Movie Review: Justin and The Knights of Valour
Pros:It looks great, it features a strong performance from Saoirse Ronan, it has a well-judged ending.
Cons:Its story is consistently unoriginal, its characters are mostly uninteresting, the 3D is treated like an afterthought.
The latest offering from Spanish-based studio Kandor Graphics has the style but not the substance to match the kingpins of the animated world.
Over the past two decades, Pixar has become so synonymous with animated film that it often seems easy to forget there are other studios, who specialise in the genre, that are also occasionally vying for our attention.
And of these studios, the Spanish-based Kandor Graphics is surely one of the most obscure, primarily because it has only made two full-length films to date – in 2008, they were responsible for the relatively small scale Spanish-language feature, The Missing Lynx, and five years later, they are finally ready to release a big-budget English-language follow-up, Justin and The Knights of Valour.
On a visual level at least, the film merits comparison to anything Pixar have done. The computer animation is flawless, as it provides an array of spectacular shots exploring its medieval setting. Moreover, it frequently feels as though you are watching humans rather than animated figures, as a result of the painstaking level of detail and hard work that has ostensibly been put into inflecting characters’ expressions with endless nuances.
However, the film’s plot isn’t quite so inspired. It’s the umpteenth tale that emanates from an overbearing father who thinks he can control his son’s career path, much to the dismay of the latter character. In this case, the controlling parent (Alfred Molina) wants young Justin (Freddie Highmore) to follow in his footsteps and become a lawyer – a plan that conflicts with Justin’s dreams of being a knight – previously, his grandfather’s profession of choice, yet one that has become obsolete in a kingdom that bureaucrats now rule over.
Yet Justin is determined to follow his dream. Despite his somewhat timid-seeming nature and the common consensus being that he lacks the requisite qualities to be a knight, he pursues such a path regardless, thanks partially to the guidance of three monks. And the youngster’s training is ultimately put to the test when Sir Heraclio (Mark Strong) – a knight who had been banished from the kingdom – returns with an army that are intent on wreaking havoc.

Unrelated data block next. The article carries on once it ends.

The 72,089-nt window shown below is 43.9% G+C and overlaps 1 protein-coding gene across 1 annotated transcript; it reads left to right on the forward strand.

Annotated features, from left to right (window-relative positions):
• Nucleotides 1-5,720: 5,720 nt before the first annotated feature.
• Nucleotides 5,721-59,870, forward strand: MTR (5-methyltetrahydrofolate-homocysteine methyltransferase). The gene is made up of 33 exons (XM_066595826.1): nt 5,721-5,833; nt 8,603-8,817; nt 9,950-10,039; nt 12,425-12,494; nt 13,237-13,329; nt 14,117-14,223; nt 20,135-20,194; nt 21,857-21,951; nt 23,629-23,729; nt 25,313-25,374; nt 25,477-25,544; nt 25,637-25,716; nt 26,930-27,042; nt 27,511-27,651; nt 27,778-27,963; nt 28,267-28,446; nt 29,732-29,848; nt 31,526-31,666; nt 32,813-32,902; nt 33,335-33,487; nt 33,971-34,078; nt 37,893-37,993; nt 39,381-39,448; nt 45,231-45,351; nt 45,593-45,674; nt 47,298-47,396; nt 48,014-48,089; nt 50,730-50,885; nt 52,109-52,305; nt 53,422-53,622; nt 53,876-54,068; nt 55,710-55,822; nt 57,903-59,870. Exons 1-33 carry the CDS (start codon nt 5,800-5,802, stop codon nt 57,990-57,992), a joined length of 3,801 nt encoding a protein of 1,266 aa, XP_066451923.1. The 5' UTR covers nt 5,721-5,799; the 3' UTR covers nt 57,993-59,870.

Moreover, amid all this hoopla, there is also a love triangle involving Lara – the archetypal damsel in distress voiced by Tamsin Egerton, who Justin lusts after – and Talia, a feisty bartender (Saoirse Ronan), who he appears to be less enamoured with, though she quickly falls for him.
If the story sounds unremarkable, it’s because it is, as even for a kids’ film, Justin and The Knights of Valour feels extremely safe. The narrative is utterly devoid of surprises – every moment is telegraphed, to the point where it seems as if the script were written entirely on auto-pilot with a screenplay manual nearby to wade off any threat of creativity or idiosyncratic thinking. And its overall concept is likewise tired at best. The superhero genre alone has had enough tales focusing on a young hero coming of age and struggling to cope with the burden of his responsibilities, so surely animated movies should seek to avoid this terrain, or at least put a semi-original spin on it.
In addition, the film at times feels like a compilation of elements from Disney films strewn together, only with much poorer execution. Sir Clorex (Antonio Banderas) – the vain and desperately deluded would-be hero is essentially the same character as Gaston from Beauty and The Beast, yet he never comes close to matching the level of audience antipathy that the latter figure inspires. Similarly, Melquiades is just as eccentric and familiar with the magical arts as the Robbin Williams-voiced Genie in Aladdin, but he fails to be anywhere near as witty or lovable as that character.
Nevertheless, there are some bright spots in Justin and The Knights of Valour aside from its supreme visual sense. The cast is strong in general, but Ronan stands out as Talia – she manages to bring a level of gusto to the role that perfectly captures her character’s indefatigable essence. The ending is also heartfelt and well-judged – characteristics that may be enough to belatedly win over the film’s younger viewers. Yet the more discerning audience members will undoubtedly acknowledge that Pixar’s reign at the top does not appear to be under any immediate threat.